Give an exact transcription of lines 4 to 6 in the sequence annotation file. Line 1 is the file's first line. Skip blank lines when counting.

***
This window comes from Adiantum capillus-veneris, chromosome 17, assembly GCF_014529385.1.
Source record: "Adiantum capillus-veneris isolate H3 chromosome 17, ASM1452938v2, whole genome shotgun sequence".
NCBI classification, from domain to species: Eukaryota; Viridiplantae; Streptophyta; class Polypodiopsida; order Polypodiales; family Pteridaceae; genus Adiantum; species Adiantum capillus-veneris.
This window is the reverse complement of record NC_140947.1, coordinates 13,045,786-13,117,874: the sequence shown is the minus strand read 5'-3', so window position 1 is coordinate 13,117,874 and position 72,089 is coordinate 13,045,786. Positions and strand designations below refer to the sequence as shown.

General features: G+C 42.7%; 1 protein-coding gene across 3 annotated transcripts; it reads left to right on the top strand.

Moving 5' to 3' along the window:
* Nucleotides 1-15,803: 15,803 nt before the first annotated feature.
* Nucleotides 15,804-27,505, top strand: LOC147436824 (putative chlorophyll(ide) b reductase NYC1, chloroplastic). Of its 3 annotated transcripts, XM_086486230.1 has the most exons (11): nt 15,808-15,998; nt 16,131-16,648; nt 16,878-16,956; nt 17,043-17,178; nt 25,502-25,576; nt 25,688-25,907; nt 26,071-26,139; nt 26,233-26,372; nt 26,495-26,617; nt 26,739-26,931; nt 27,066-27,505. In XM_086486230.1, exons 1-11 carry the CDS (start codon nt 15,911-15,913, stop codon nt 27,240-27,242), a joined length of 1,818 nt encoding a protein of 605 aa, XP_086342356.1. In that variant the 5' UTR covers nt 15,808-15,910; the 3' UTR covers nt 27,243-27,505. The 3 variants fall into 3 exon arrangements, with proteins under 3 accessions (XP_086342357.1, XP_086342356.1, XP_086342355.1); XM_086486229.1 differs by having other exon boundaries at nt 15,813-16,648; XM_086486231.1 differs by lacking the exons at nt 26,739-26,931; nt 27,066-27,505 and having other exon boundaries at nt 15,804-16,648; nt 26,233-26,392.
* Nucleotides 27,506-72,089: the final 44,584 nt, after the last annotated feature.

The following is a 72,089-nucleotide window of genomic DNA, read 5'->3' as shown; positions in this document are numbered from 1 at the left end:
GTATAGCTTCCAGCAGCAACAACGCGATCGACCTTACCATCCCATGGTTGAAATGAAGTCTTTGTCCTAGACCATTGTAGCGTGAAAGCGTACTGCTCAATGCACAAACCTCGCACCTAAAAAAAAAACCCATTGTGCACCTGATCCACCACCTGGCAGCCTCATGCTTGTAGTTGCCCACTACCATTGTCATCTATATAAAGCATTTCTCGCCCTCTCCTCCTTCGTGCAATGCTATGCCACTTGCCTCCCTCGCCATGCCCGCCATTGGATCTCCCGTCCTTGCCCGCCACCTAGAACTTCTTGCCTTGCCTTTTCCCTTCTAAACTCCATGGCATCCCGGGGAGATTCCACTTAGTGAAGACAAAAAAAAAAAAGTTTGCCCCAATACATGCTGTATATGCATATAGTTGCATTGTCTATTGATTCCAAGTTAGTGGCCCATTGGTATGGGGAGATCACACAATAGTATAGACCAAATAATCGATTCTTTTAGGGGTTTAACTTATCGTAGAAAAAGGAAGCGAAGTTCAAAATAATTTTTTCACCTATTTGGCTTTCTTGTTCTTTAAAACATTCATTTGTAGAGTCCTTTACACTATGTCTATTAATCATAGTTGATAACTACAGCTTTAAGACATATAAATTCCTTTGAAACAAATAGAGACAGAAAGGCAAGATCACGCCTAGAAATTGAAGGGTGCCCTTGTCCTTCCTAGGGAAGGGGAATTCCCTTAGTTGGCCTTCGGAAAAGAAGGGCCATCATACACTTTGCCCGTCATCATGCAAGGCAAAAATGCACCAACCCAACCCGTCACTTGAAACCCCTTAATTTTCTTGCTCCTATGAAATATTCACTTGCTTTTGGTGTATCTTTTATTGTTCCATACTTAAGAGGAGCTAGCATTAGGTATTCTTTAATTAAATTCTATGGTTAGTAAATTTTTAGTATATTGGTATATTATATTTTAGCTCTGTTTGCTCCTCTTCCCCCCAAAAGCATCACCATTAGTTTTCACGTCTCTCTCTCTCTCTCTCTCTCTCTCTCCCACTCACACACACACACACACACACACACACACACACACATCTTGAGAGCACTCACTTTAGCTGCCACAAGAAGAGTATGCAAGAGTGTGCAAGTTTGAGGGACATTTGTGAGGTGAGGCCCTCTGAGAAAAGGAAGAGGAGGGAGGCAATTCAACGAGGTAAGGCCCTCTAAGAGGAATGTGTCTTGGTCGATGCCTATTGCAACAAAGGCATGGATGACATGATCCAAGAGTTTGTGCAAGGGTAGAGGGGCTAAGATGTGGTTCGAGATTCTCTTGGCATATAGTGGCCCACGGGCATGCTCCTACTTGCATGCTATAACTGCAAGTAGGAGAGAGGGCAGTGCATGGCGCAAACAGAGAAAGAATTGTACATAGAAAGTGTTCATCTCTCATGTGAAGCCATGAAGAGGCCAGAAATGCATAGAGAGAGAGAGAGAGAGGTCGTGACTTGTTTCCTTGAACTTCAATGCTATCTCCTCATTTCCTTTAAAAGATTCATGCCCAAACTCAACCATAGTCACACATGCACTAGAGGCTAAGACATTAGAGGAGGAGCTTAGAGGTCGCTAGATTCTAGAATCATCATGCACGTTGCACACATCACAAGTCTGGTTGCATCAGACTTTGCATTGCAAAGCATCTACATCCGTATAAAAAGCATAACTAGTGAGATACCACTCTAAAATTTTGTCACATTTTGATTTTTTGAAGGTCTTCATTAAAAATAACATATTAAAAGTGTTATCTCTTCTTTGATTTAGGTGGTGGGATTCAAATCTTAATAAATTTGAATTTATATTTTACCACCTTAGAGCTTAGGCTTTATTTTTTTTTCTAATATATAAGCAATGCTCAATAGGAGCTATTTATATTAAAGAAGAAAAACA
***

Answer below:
This window is the reverse complement of record NC_140947.1, coordinates 13,045,786-13,117,874: the sequence shown is the minus strand read 5'-3', so window position 1 is coordinate 13,117,874 and position 72,089 is coordinate 13,045,786. Positions and strand designations below refer to the sequence as shown.

General features: G+C 42.7%; 1 protein-coding gene across 3 annotated transcripts; it reads left to right on the top strand.

Moving 5' to 3' along the window: